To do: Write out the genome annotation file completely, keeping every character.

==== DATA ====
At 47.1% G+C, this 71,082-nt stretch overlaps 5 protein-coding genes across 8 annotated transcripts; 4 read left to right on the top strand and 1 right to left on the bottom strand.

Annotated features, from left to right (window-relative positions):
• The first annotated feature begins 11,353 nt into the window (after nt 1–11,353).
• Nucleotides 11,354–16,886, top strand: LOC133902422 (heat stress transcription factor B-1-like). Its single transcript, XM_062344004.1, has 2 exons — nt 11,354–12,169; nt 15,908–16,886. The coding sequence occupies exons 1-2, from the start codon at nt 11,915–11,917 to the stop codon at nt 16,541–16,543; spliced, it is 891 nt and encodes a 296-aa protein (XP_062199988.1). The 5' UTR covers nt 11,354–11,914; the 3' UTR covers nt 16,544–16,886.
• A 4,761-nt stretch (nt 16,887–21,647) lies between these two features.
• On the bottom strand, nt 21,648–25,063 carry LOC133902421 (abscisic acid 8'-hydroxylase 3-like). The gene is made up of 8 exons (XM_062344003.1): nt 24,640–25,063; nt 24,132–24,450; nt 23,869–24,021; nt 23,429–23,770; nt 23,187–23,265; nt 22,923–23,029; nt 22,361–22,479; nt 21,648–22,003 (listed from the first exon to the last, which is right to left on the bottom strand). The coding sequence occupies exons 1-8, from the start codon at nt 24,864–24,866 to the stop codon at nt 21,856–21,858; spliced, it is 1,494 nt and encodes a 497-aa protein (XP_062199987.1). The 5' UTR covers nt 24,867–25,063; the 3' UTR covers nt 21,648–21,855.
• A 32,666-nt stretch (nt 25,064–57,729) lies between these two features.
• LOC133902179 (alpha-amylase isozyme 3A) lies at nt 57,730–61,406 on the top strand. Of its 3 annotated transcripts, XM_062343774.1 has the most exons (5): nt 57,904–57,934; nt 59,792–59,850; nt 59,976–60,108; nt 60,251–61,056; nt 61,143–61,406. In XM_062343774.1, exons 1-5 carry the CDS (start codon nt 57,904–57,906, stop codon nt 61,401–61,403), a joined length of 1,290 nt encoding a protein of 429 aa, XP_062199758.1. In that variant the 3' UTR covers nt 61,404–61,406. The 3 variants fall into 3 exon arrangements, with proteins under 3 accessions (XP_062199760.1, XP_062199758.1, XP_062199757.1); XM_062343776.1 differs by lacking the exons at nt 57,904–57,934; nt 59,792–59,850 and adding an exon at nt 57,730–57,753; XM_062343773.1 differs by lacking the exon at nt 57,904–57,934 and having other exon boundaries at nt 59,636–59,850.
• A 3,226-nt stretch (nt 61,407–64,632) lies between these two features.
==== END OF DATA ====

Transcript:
At 47.1% G+C, this 71,082-nt stretch overlaps 5 protein-coding genes across 8 annotated transcripts; 4 read left to right on the top strand and 1 right to left on the bottom strand.

Annotated features, from left to right (window-relative positions):
• The first annotated feature begins 11,353 nt into the window (after nt 1–11,353).
• Nucleotides 11,354–16,886, top strand: LOC133902422 (heat stress transcription factor B-1-like). Its single transcript, XM_062344004.1, has 2 exons — nt 11,354–12,169; nt 15,908–16,886. The coding sequence occupies exons 1-2, from the start codon at nt 11,915–11,917 to the stop codon at nt 16,541–16,543; spliced, it is 891 nt and encodes a 296-aa protein (XP_062199988.1). The 5' UTR covers nt 11,354–11,914; the 3' UTR covers nt 16,544–16,886.
• A 4,761-nt stretch (nt 16,887–21,647) lies between these two features.
• On the bottom strand, nt 21,648–25,063 carry LOC133902421 (abscisic acid 8'-hydroxylase 3-like). The gene is made up of 8 exons (XM_062344003.1): nt 24,640–25,063; nt 24,132–24,450; nt 23,869–24,021; nt 23,429–23,770; nt 23,187–23,265; nt 22,923–23,029; nt 22,361–22,479; nt 21,648–22,003 (listed from the first exon to the last, which is right to left on the bottom strand). The coding sequence occupies exons 1-8, from the start codon at nt 24,864–24,866 to the stop codon at nt 21,856–21,858; spliced, it is 1,494 nt and encodes a 497-aa protein (XP_062199987.1). The 5' UTR covers nt 24,867–25,063; the 3' UTR covers nt 21,648–21,855.
• A 32,666-nt stretch (nt 25,064–57,729) lies between these two features.
• LOC133902179 (alpha-amylase isozyme 3A) lies at nt 57,730–61,406 on the top strand. Of its 3 annotated transcripts, XM_062343774.1 has the most exons (5): nt 57,904–57,934; nt 59,792–59,850; nt 59,976–60,108; nt 60,251–61,056; nt 61,143–61,406. In XM_062343774.1, exons 1-5 carry the CDS (start codon nt 57,904–57,906, stop codon nt 61,401–61,403), a joined length of 1,290 nt encoding a protein of 429 aa, XP_062199758.1. In that variant the 3' UTR covers nt 61,404–61,406. The 3 variants fall into 3 exon arrangements, with proteins under 3 accessions (XP_062199760.1, XP_062199758.1, XP_062199757.1); XM_062343776.1 differs by lacking the exons at nt 57,904–57,934; nt 59,792–59,850 and adding an exon at nt 57,730–57,753; XM_062343773.1 differs by lacking the exon at nt 57,904–57,934 and having other exon boundaries at nt 59,636–59,850.
• A 3,226-nt stretch (nt 61,407–64,632) lies between these two features.